This same buildup, however, does not occur in patients treated with the monotherapy, so there is no reason to believe that any addition side effects, including PML, would develop over time. In essence, the effect that Tysabri has after 5 days is the same as it would have after 500 days since it clears the system and then is just replenished with the next infusion. It would be similar to drinking one glass of wine every day for 30 days. You are in no danger of getting drunk, because the previous alcohol has cleared your body before you drink the next glass. And, the 29th glass on the 29th day would have no more effect on you than the 1st glass on the 1st day. Similarly, Tysabri would have the same effect on the immune system after the 1st infusion as it would have after the 29th infusion."
While I appreciate the information and your interpretation, *name removed*, I'm taking the Morgan Stanley report with a large dose of salt, as it's clearly written from the perspective of supporting Morgan Stanley's prediction on Biogen stock.
The unnamed and unidentified experts who were consulted were working from, in my understanding, hearsay about the manifestation of PML in the two patients, and not with access to the actual data and other information within the province of Biogen Idec and/or the clinical trial investigators. Thus, it seems to have at least a healthy dose of speculation underlying the conclusions.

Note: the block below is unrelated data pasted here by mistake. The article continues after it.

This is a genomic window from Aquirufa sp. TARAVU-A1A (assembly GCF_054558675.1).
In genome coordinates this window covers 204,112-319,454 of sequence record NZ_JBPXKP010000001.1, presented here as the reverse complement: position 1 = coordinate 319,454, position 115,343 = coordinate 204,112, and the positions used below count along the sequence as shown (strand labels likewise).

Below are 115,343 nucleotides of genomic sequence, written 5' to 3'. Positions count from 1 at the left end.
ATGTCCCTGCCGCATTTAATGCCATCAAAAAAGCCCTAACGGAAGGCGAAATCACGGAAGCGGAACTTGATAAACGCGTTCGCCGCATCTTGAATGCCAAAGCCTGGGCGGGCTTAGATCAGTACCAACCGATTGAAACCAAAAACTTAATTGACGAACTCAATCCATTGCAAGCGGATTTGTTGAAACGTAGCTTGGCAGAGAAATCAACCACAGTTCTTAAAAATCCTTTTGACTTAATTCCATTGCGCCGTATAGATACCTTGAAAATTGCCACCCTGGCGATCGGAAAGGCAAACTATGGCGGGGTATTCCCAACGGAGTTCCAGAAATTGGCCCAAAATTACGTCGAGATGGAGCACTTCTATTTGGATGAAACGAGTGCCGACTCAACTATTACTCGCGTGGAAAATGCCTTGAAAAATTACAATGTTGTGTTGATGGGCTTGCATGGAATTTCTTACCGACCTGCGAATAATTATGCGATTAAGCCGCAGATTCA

Three other things struck me in my quick read of the report: 1) the report tried to distinguish between MS and PML on the basis that PML affects cognition, memory and mood, but MS doesn't have similar effects. MS most certainly does affect these intellectual aspects, but probably does not deteriorate in the same rapid manner as PML does; 2) out of the ten pages of the report, only 3 addressed the issue of Tysabri and PML and did so in fairly summary fashion; the remaining 7 pages were devoted primarily to regulatory disclaimers and information; and 3) Morgan Stanley seems to rely on patient demand for Tysabri, regardless of safety, as a basis for a prediction that it will return to the market fairly quickly (i.e., within the next 12 months).
I find the last aspect of the report to be fairly insulting, as it sounds like Morgan Stanley is relying on the perceived desperation of MS patients. And, I question the conclusion, since there was a fairly small number of recipients (I believe the Biogen figure was 5,000 scripts written at this point) outside of the clinical trials. Even if some number of them are willing to sign waivers to get Tysabri, I don't think that most of us are willing to risk PML until we know more precisely how and why these two cases developed.
This report does not, in my opinon, change the status of the inquiry into the PML cases at all, nor does it provide any more insight than most of the speculation that has been circulating since Monday's announcement. It is, in the end, a financial analysis and prediction by Morgan Stanley. As I've said before, I'm not going to get my medical information from financial experts. I'll wait and see what the scientific community's conclusions are.
Arron Site Admin
Joined: Feb 02, 2004
Posted: Sun Mar 06, 2005 6:01 am Post subject:
Harry, if this is from the Yahoo! Finance message board, I would give it nearly 0% credence as actually being from a Biogen employee. Most likely it is an ill-informed investor.
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By the way, better2together, you're not the same person who posted it over there, also, are you?"
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